Kentucky Attorney General Andy Beshear has filed a lawsuit against Endo Pharmaceuticals, alleging that the sale and marketing of Opana ER, a powerful pain killer, was a significant contributing factor to the opioid crisis in that state, resulting in drug addictions and deaths.
The Commonwealth of Kentucky and Beshear filed the complaint (PDF) in the state court system on November 6, alleging that Endo’s actions caused or contributed to at least 191 deaths related to the use of Opana ER in Kentucky during 2016, many of which were veterans.
Opana ER is Endo Pharmaceutical’s extended-release version of the opioid oxymorphone, and was just approved by the FDA in 2012, replacing the original version released in 2006. While the drug’s design was supposed to prevent the pills from being crushed and inhaled. the FDA has determined that the drug is still widely abused, especially after the reformulation was made to deter addicts from snorting it. This pushed many addicts to begin injecting the drug instead.
The addition of needles has added another dimension to Opana ER’s abuse, resulting in an outbreak of HIV and hepatitis C. The drug has also been linked to a blood disorder known as thrombotic microangiopathy.
Following a June 6 Opana recall request by the FDA, Endo agreed to remove the drug from the market. But Beshear said that by then a lot of damage had already been done, mainly due to the company’s aggressive marketing, which ignored the abuse risk and overstated the drug’s benefits and its alleged anti-abuse formulation.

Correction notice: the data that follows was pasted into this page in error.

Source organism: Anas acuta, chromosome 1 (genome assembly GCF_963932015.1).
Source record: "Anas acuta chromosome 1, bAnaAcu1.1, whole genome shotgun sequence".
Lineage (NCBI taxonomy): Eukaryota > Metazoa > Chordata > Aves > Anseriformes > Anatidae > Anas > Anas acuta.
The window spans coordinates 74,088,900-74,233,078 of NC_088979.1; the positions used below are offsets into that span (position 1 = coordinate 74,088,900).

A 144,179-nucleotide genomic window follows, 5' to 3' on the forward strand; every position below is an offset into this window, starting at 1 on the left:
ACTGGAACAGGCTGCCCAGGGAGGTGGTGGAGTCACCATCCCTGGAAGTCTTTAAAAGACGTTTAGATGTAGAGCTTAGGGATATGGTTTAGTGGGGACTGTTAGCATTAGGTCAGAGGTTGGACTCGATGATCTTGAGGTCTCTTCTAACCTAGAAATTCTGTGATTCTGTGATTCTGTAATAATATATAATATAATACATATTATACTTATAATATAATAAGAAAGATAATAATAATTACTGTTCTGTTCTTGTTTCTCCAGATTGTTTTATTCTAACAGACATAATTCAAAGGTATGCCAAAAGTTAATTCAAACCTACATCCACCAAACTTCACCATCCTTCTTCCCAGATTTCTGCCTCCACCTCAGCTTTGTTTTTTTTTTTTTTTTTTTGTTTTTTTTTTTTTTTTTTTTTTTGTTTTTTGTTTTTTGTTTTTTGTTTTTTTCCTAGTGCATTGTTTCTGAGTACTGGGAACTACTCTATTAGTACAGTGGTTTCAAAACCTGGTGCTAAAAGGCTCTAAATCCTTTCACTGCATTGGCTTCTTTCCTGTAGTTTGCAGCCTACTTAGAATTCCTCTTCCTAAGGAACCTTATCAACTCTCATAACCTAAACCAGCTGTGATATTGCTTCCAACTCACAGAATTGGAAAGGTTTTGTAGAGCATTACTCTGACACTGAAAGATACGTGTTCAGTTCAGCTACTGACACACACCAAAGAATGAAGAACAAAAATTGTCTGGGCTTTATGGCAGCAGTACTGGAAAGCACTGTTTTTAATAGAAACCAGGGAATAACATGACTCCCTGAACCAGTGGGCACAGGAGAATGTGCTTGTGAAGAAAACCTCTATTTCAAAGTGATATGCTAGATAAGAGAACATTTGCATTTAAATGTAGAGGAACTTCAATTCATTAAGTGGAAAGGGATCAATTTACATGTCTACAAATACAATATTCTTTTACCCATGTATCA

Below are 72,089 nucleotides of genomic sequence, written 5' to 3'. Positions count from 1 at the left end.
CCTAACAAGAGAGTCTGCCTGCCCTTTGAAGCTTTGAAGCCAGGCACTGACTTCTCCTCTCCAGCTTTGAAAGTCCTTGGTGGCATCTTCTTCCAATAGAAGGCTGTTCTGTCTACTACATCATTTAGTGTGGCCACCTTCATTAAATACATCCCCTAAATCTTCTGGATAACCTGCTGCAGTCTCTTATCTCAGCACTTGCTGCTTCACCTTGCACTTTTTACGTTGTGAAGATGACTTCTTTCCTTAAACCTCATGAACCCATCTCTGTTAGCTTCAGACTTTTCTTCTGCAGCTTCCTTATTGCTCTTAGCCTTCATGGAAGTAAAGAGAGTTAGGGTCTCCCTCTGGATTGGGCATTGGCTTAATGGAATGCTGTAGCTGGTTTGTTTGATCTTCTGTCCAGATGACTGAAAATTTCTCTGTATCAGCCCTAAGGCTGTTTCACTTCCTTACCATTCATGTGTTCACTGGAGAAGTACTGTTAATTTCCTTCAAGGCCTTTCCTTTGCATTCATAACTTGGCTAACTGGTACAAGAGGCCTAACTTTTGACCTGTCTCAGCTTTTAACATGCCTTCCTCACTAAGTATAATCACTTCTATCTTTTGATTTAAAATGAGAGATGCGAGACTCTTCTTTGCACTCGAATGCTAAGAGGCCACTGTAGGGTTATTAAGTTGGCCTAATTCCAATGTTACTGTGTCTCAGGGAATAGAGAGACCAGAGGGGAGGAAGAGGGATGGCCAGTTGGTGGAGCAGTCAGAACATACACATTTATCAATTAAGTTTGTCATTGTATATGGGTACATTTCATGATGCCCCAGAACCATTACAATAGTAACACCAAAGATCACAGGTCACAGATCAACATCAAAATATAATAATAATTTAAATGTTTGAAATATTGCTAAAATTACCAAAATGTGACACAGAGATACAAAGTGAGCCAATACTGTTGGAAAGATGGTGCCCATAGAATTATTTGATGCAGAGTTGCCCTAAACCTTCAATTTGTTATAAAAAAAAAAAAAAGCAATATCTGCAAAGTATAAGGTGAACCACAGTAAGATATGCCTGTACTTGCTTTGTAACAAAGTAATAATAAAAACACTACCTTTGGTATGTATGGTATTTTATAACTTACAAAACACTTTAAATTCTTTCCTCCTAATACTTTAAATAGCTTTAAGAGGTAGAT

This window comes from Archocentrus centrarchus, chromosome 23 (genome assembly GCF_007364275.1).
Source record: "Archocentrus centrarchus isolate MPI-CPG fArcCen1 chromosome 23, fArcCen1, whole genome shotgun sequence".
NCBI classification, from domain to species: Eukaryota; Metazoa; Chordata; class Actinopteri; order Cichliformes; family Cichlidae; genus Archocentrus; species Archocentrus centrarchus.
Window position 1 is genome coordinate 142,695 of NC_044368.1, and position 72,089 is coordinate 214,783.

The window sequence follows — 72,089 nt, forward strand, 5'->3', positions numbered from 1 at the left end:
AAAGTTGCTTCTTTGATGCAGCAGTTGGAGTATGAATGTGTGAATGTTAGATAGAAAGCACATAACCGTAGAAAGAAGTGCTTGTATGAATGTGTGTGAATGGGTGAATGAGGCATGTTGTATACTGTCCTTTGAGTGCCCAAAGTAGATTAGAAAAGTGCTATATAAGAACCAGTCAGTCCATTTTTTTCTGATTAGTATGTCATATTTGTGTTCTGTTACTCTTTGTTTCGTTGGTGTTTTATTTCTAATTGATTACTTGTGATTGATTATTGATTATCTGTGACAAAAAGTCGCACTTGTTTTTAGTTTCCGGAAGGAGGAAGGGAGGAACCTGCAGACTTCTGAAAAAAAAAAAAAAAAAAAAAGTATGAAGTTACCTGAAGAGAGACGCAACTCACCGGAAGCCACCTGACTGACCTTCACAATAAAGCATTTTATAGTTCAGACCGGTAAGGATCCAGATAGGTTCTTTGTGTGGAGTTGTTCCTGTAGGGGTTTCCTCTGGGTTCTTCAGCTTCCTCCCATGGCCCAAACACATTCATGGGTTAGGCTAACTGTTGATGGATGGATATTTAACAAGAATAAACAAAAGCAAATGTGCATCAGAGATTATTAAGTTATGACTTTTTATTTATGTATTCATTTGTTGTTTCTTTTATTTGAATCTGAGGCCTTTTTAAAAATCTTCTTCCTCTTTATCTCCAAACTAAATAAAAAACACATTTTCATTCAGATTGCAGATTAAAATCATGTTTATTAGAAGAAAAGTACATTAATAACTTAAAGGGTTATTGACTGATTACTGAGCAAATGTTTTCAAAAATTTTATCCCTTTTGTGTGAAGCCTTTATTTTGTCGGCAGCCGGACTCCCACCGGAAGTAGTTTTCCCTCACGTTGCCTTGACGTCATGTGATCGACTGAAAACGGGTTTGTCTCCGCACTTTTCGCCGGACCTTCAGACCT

“Today we are taking action to hold Endo responsible for unlawfully building a market for the chronic use of opioids in the name of increasing corporate profits, knowing all along the dangers of Opana ER that led to devastating effects on the Commonwealth,” Beshear said in a press release announcing the lawsuit. “My office refuses to sit back and watch families be torn apart while opioid manufacturers like Endo line their pockets at the expense of our communities and our future.”
The FDA determined that Opana ER needs to be recalled from the market after a study of postmarketing data and recommendations by an independent advisory committee in March, which voted that the Opana ER risks outweigh its benefits.
A study by the U.S. Centers for Disease Control and Prevention indicated users must inject Opana several times a day because of its short half-life, which causes withdrawal symptoms to begin much sooner. Users melt the gel coating, which creates the extended release effect. They then crush and mix the drug with a significant amount of water. The diluted solution forces the user to inject several times a day.
Opana injections were the main cause of an HIV outbreak in Indiana in 2015. Addicts began injecting Opana to bypass the abuse-deterrent aspects. It also becomes 10 times more potent than morphine when injected. More than one user will share one quarter of a pill, leading to more needle sharing.
The Kentucky lawsuit presents claims of violations of the state’s consumer protection and medical fraud laws, as well as the commonwealth’s fraudulent insurance laws, and assistance program fraud statutes. The lawsuit also presents claims of continuing public nuisance, fraud, and unjust enrichment. The commonwealth is seeking compensatory and punitive damages.